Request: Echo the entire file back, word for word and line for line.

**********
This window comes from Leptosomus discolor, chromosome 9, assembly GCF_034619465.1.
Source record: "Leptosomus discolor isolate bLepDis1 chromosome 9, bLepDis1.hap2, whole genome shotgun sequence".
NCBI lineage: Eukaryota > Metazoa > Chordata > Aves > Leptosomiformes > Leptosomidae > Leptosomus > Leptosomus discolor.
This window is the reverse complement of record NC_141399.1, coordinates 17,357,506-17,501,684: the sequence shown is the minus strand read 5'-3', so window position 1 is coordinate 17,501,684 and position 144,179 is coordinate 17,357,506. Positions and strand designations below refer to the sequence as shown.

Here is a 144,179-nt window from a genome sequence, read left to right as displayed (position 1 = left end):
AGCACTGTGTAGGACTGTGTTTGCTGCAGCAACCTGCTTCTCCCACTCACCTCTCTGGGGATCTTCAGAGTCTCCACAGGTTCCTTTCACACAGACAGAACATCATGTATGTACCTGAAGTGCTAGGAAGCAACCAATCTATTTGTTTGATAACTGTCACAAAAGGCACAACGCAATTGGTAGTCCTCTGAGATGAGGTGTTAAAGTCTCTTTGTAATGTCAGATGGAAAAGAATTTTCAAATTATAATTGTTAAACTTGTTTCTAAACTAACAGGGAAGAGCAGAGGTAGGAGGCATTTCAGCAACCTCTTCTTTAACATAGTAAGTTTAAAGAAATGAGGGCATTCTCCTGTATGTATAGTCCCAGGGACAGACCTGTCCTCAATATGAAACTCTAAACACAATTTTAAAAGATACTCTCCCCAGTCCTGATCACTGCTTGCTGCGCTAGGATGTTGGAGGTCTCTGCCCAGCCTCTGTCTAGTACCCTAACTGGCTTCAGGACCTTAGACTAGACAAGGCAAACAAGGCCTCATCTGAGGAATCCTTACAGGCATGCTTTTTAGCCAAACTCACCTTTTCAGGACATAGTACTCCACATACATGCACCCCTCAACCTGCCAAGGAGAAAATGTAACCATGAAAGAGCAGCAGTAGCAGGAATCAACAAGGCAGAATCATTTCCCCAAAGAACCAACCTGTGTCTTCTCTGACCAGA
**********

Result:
This window comes from Leptosomus discolor, chromosome 9, assembly GCF_034619465.1.
Source record: "Leptosomus discolor isolate bLepDis1 chromosome 9, bLepDis1.hap2, whole genome shotgun sequence".
NCBI lineage: Eukaryota > Metazoa > Chordata > Aves > Leptosomiformes > Leptosomidae > Leptosomus > Leptosomus discolor.
This window is the reverse complement of record NC_141399.1, coordinates 17,357,506-17,501,684: the sequence shown is the minus strand read 5'-3', so window position 1 is coordinate 17,501,684 and position 144,179 is coordinate 17,357,506. Positions and strand designations below refer to the sequence as shown.

Here is a 144,179-nt window from a genome sequence, read left to right as displayed (position 1 = left end):
AGCACTGTGTAGGACTGTGTTTGCTGCAGCAACCTGCTTCTCCCACTCACCTCTCTGGGGATCTTCAGAGTCTCCACAGGTTCCTTTCACACAGACAGAACATCATGTATGTACCTGAAGTGCTAGGAAGCAACCAATCTATTTGTTTGATAACTGTCACAAAAGGCACAACGCAATTGGTAGTCCTCTGAGATGAGGTGTTAAAGTCTCTTTGTAATGTCAGATGGAAAAGAATTTTCAAATTATAATTGTTAAACTTGTTTCTAAACTAACAGGGAAGAGCAGAGGTAGGAGGCATTTCAGCAACCTCTTCTTTAACATAGTAAGTTTAAAGAAATGAGGGCATTCTCCTGTATGTATAGTCCCAGGGACAGACCTGTCCTCAATATGAAACTCTAAACACAATTTTAAAAGATACTCTCCCCAGTCCTGATCACTGCTTGCTGCGCTAGGATGTTGGAGGTCTCTGCCCAGCCTCTGTCTAGTACCCTAACTGGCTTCAGGACCTTAGACTAGACAAGGCAAACAAGGCCTCATCTGAGGAATCCTTACAGGCATGCTTTTTAGCCAAACTCACCTTTTCAGGACATAGTACTCCACATACATGCACCCCTCAACCTGCCAAGGAGAAAATGTAACCATGAAAGAGCAGCAGTAGCAGGAATCAACAAGGCAGAATCATTTCCCCAAAGAACCAACCTGTGTCTTCTCTGACCAGA